"Illigitimi Non Carborundum"

    "The views expressed by me are solely my own, and in no way reflect the views of any organization which I belong to."

  9. #49
    MembersZone Subscriber ChiefReason's Avatar
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    Were the United Nations running the blood bank, there would be a "blood for food" scandal.
    With large organizations, it is easy for a few very bad people to commit their fraud and escape detection. But eventually, their greed overloads their brain and they do something dumb that gets them caught.
    With the sheer size of the Katrina/Rita disaster, there will be buttloads of fraud. The only way we can slow it is to prosecute to the fullest extent allowed by law, each and every time it is discovered. Banning contractors for life if they are caught committing fraud seems fair. Fines, restitution and jail should be the minimum.
    The only people are willing to roll the dice is because in the U.S., the upside is very profitable and the downside is negligible.
    CR
    Visit www.iacoj.com
    Remember Bradley Golden (9/25/01)
    RIP HOF Robert J. Compton(ENG6511)

  10. #50
    FIREMAN 1st GRADE E40FDNYL35's Avatar
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    I gave money to the RED CROSS.
    Why??? Because the RED CROSS helps many people. It is a huge organization and it takes money to get in place to help. The RED CROSS was there during 9/11/01 and helped many people that need help. Please don't turn your backs to them. Who else will help??? Who has the resources to HELP right away???

    The American Red Cross


    Food and Shelter – $513 million
    When Hurricanes Katrina and Rita threatened the Gulf Coast states, Red Cross disaster relief workers were preparing hundreds of evacuation shelters. The organization pre-positioned supplies including kitchens, pre-packaged meals and emergency response vehicles (ERVs). At the height of the relief effort, the Red Cross served more than 995,000 meals in a single day. In six remarkable weeks, a record 20 million meals and 13 million snacks were served to hurricane survivors located in 27 states and the District of Columbia. The Red Cross has distributed hundreds of thousands of clean-up kits and comfort-kits that contain personal-hygiene items.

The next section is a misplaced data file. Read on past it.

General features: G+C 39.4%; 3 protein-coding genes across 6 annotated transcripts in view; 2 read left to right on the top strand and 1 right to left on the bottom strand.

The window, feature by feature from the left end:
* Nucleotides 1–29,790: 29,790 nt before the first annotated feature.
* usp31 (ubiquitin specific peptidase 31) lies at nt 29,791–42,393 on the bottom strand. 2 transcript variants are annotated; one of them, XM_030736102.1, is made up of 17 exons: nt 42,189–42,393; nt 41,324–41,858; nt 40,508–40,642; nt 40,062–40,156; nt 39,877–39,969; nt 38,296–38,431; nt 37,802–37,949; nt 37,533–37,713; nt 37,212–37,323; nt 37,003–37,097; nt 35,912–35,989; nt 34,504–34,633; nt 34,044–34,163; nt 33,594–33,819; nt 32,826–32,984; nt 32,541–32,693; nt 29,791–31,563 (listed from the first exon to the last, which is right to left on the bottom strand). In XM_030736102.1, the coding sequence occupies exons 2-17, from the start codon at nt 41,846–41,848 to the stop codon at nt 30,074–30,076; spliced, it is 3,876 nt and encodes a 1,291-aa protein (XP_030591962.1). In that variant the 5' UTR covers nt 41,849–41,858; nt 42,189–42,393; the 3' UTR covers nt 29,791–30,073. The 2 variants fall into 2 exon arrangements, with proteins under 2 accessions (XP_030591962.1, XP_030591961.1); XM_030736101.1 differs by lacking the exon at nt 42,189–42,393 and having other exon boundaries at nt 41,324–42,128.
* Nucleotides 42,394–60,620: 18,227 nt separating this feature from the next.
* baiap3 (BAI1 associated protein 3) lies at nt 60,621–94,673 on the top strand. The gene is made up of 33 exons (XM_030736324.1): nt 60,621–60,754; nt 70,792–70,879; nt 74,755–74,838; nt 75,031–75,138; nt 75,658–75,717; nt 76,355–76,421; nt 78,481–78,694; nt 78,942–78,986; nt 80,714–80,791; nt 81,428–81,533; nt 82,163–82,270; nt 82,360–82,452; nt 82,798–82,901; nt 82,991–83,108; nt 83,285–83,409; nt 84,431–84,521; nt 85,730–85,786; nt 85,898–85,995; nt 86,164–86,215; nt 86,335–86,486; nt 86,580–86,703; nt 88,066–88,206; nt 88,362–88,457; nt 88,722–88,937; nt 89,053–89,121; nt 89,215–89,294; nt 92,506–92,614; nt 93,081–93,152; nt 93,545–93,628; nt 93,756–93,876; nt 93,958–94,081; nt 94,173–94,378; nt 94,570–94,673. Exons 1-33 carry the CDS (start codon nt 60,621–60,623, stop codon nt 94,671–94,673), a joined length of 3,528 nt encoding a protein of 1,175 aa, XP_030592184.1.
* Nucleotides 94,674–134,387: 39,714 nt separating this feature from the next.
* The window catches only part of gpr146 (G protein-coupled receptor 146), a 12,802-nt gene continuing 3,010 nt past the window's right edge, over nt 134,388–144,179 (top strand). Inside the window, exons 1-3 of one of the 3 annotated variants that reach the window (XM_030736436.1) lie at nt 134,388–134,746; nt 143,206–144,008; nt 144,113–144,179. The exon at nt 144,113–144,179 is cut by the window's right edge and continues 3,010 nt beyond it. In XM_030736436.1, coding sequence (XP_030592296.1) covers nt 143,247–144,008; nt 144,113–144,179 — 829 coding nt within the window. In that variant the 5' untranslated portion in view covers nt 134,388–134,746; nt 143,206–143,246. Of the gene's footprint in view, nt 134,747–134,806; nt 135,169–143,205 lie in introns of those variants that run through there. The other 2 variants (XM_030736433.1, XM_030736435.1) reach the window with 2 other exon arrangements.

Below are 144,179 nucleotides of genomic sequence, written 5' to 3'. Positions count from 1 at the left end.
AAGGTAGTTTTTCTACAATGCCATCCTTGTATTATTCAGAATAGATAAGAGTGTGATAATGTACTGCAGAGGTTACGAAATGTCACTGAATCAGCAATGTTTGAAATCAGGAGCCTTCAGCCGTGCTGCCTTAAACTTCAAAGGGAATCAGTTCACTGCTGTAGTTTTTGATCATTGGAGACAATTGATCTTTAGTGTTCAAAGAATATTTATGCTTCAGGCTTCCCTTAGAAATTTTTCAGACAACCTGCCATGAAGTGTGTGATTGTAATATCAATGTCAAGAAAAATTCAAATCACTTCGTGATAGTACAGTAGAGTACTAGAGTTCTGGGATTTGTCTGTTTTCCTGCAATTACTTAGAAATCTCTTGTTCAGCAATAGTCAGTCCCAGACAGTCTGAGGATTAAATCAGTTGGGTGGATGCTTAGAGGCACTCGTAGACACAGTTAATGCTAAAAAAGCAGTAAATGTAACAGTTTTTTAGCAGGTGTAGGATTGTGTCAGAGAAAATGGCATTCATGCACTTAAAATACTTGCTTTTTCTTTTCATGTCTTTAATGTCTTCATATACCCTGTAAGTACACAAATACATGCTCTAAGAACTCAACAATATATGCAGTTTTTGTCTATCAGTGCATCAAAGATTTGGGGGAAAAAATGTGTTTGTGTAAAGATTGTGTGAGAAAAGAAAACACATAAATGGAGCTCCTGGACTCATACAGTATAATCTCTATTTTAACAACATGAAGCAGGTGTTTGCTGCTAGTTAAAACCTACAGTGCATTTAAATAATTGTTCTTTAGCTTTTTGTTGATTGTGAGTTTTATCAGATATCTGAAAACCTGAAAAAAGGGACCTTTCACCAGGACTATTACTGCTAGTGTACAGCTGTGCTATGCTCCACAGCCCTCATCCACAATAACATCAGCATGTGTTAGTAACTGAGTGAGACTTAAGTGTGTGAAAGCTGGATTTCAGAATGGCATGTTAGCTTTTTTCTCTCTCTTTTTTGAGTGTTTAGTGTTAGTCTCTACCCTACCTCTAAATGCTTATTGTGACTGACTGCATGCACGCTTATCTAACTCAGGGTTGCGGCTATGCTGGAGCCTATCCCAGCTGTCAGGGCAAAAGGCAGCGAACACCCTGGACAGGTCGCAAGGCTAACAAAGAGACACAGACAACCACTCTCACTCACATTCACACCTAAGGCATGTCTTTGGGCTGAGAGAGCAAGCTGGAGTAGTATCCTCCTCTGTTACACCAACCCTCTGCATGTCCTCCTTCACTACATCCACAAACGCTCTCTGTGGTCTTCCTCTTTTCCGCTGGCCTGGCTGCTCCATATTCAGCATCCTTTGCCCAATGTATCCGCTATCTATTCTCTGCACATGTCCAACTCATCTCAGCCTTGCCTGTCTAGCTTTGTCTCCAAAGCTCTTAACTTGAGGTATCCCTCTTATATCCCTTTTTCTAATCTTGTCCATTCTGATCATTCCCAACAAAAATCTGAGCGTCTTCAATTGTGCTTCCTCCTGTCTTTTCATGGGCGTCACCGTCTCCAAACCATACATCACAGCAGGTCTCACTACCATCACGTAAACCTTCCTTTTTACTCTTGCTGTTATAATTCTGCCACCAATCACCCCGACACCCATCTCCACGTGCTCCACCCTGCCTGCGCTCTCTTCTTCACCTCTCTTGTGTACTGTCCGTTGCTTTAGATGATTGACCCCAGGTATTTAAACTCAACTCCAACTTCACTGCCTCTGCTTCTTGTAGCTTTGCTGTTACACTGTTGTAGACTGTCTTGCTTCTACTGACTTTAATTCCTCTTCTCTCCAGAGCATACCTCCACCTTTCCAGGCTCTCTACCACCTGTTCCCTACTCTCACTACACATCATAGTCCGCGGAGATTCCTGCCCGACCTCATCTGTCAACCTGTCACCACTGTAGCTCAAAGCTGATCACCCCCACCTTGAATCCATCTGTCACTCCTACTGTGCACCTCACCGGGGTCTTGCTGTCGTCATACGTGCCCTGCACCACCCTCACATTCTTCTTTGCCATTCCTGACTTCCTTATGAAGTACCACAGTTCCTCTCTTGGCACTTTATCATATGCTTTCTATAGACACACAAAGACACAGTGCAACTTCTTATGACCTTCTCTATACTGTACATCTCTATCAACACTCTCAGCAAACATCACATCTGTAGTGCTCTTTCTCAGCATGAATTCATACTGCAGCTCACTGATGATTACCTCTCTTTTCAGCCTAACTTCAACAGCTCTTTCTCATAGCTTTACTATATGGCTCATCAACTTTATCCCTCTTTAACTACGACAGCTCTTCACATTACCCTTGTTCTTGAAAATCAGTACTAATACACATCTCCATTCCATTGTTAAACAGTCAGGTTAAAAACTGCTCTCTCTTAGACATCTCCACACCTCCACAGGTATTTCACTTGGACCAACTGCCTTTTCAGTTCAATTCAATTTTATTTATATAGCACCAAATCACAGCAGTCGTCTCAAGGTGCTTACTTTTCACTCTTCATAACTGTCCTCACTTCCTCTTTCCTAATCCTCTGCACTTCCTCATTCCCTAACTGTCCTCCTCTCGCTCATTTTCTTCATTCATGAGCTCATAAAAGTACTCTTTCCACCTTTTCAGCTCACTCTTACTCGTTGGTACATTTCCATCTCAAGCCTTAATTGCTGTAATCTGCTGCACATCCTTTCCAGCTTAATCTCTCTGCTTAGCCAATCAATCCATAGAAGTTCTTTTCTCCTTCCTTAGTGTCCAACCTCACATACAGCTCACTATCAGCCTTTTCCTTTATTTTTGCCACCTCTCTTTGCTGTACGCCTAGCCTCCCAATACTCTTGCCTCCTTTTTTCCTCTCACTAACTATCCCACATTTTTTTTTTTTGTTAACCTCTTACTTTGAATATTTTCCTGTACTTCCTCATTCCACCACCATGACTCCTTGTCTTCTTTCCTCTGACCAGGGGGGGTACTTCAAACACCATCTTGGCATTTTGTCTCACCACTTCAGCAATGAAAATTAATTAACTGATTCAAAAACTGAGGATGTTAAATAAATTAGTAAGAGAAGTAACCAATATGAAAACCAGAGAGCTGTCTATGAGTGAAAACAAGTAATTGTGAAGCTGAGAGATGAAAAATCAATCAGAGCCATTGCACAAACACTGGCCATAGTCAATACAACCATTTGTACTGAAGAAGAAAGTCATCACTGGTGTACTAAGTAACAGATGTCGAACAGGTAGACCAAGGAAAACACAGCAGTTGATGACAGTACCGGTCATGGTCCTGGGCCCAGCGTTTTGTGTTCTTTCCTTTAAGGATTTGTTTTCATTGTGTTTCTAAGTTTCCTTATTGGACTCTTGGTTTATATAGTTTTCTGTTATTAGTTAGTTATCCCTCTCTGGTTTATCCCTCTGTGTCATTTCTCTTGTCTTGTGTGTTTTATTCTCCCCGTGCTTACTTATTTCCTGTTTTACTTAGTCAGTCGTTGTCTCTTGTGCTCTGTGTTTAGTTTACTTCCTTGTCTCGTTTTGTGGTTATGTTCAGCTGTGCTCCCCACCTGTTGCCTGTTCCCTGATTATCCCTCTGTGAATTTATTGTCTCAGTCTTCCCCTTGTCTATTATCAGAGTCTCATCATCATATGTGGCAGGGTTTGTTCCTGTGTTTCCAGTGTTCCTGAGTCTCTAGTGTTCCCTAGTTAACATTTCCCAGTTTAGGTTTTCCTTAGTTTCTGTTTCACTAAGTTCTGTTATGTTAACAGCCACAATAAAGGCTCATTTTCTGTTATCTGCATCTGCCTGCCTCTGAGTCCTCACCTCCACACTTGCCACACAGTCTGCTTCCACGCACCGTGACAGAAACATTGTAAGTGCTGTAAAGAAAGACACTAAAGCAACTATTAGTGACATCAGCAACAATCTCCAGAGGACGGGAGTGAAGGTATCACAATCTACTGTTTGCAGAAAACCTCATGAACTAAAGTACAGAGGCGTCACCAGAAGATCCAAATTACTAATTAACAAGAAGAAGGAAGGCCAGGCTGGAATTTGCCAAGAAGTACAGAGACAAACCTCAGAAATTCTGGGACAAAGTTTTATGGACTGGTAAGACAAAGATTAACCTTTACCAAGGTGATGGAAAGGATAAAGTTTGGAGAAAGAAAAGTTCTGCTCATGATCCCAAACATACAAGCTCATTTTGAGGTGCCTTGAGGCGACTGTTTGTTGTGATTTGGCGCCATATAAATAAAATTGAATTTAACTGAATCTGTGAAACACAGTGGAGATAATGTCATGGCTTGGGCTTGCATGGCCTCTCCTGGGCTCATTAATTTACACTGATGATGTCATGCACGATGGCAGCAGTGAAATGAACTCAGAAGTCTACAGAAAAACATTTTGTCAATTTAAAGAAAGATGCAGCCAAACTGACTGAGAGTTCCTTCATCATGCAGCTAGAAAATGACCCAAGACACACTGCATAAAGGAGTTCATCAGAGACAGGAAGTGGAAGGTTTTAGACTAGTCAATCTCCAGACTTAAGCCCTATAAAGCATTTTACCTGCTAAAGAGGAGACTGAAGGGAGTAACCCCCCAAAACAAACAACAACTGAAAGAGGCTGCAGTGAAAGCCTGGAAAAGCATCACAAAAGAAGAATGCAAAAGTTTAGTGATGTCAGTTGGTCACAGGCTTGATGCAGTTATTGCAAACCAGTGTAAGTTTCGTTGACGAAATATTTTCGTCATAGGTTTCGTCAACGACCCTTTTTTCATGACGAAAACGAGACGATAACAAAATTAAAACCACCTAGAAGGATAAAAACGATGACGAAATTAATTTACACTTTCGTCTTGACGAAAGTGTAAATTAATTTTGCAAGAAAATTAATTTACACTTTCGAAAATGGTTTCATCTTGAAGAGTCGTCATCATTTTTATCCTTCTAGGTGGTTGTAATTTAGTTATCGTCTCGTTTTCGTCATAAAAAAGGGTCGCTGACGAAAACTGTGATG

Last edited by E40FDNYL35; 10-16-2005 at 08:10 PM.
    ALL GAVE SOME BUT SOME GAVE ALL
    NEVER FORGET 9-11-01
    343
    CAPT. Frank Callahan Ladder 35 *
    LT. John Ginley Engine 40
    FF. Bruce Gary Engine 40
    FF. Jimmy Giberson Ladder 35
    FF. Michael Otten Ladder 35 *
    FF. Steve Mercado Engine 40 *
    FF. Kevin Bracken Engine 40 *
    FF. Vincent Morello Ladder 35
    FF. Michael Roberts Ladder 35 *
    FF. Michael Lynch Engine 40
    FF. Michael Dauria Engine 40

    Charleston 9
    "If my job was easy a cop would be doing it."
    *******************CLICK HERE*****************

  11. #51
    FIREMAN 1st GRADE E40FDNYL35's Avatar
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    Quote Originally Posted by ChiefReason
    Were the United Nations running the blood bank, there would be a "blood for food" scandal.
    With large organizations, it is easy for a few very bad people to commit their fraud and escape detection. But eventually, their greed overloads their brain and they do something dumb that gets them caught.
    With the sheer size of the Katrina/Rita disaster, there will be buttloads of fraud. The only way we can slow it is to prosecute to the fullest extent allowed by law, each and every time it is discovered. Banning contractors for life if they are caught committing fraud seems fair. Fines, restitution and jail should be the minimum.
    The only people are willing to roll the dice is because in the U.S., the upside is very profitable and the downside is negligible.
    CR
    October 16, 2005 -- The American Red Cross is still chasing down scammers accused of ripping off 9/11 relief funds — recently filing a pair of lawsuits in Manhattan against alleged cheats who took advantage of others' misery to score $65,000 in unneeded benefits. The lawsuits target a Long Island woman who allegedly lied about being suicidal after supposedly losing a co-worker in the attacks, as well as two Brooklynites accused of double dipping and falsely claiming they required assistance. And in a third case, a school crossing guard who worked near the World Trade Center recently was ordered to repay $3,835 to the Red Cross after lying that the attacks left her in a financial lurch. "If prosecutors won't take the case criminally and we feel there's enough evidence there, we will try to get court-ordered restitution," said Devorah Goldburg, a Red Cross spokeswoman. "We are a charity," Goldburg said, "and we rely on the generosity of the public. When people defraud the Red Cross, they're really defrauding the people of America."